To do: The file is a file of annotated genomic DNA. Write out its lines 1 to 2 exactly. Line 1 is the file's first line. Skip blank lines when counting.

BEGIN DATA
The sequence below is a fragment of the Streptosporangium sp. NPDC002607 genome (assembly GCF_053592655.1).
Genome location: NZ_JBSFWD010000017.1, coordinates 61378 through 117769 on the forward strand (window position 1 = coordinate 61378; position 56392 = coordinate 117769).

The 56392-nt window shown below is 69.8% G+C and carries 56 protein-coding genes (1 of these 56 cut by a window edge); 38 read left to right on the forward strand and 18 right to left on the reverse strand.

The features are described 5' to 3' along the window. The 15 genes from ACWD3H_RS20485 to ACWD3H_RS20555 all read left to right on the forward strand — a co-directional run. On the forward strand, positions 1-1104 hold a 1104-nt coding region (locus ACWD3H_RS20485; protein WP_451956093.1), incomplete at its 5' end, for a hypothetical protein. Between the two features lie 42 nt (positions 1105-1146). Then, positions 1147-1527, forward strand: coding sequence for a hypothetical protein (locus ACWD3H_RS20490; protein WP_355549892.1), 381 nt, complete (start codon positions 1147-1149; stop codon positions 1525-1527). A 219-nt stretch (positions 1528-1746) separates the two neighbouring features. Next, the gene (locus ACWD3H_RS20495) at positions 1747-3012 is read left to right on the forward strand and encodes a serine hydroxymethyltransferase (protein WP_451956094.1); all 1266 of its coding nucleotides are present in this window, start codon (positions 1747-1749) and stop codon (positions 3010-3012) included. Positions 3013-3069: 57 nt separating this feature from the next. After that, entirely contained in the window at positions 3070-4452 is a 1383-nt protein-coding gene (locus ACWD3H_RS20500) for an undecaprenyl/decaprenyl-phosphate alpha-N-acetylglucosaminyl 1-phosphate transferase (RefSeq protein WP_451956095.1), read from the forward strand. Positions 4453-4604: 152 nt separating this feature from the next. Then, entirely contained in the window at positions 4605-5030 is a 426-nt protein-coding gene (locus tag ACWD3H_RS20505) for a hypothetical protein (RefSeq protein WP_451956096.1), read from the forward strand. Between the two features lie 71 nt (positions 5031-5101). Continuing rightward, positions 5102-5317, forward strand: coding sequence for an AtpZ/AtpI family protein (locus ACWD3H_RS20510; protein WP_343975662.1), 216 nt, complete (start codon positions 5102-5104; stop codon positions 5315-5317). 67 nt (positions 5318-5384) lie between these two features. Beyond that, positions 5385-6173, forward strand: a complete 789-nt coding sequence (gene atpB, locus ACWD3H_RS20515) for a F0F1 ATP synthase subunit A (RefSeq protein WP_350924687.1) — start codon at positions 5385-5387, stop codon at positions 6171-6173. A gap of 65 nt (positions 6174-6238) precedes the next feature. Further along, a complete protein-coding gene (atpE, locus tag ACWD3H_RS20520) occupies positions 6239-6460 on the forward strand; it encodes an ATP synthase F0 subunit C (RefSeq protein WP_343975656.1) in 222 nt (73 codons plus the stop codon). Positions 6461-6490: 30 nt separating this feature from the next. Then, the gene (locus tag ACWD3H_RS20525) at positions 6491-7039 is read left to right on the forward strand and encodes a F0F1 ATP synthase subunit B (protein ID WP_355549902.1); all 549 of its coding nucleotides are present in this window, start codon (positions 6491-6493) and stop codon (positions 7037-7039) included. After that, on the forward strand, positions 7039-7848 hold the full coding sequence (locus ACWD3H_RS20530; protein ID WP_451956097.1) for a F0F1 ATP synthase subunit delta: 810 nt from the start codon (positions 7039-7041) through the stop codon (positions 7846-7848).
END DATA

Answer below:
The sequence below is a fragment of the Streptosporangium sp. NPDC002607 genome (assembly GCF_053592655.1).
Genome location: NZ_JBSFWD010000017.1, coordinates 61378 through 117769 on the forward strand (window position 1 = coordinate 61378; position 56392 = coordinate 117769).